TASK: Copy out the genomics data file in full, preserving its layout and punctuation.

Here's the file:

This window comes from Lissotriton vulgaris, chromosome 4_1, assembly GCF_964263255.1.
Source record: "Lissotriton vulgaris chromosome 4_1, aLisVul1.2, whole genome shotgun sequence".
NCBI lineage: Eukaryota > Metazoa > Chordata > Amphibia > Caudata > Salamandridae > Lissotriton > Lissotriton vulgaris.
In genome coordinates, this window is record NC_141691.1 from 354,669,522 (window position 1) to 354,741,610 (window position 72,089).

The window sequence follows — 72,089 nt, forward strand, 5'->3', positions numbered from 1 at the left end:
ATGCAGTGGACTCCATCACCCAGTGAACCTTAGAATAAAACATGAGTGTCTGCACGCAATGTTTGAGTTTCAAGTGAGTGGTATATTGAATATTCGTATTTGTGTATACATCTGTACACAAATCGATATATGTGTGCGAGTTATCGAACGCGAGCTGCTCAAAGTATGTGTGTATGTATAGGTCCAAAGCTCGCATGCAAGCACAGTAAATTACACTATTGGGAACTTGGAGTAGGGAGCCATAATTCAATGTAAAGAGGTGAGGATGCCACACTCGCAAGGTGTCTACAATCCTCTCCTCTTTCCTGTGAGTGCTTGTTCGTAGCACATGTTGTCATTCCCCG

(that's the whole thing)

This window comes from Lissotriton vulgaris, chromosome 4_1, assembly GCF_964263255.1.
Source record: "Lissotriton vulgaris chromosome 4_1, aLisVul1.2, whole genome shotgun sequence".
NCBI lineage: Eukaryota > Metazoa > Chordata > Amphibia > Caudata > Salamandridae > Lissotriton > Lissotriton vulgaris.
In genome coordinates, this window is record NC_141691.1 from 354,669,522 (window position 1) to 354,741,610 (window position 72,089).

The window sequence follows — 72,089 nt, forward strand, 5'->3', positions numbered from 1 at the left end:
ATGCAGTGGACTCCATCACCCAGTGAACCTTAGAATAAAACATGAGTGTCTGCACGCAATGTTTGAGTTTCAAGTGAGTGGTATATTGAATATTCGTATTTGTGTATACATCTGTACACAAATCGATATATGTGTGCGAGTTATCGAACGCGAGCTGCTCAAAGTATGTGTGTATGTATAGGTCCAAAGCTCGCATGCAAGCACAGTAAATTACACTATTGGGAACTTGGAGTAGGGAGCCATAATTCAATGTAAAGAGGTGAGGATGCCACACTCGCAAGGTGTCTACAATCCTCTCCTCTTTCCTGTGAGTGCTTGTTCGTAGCACATGTTGTCATTCCCCG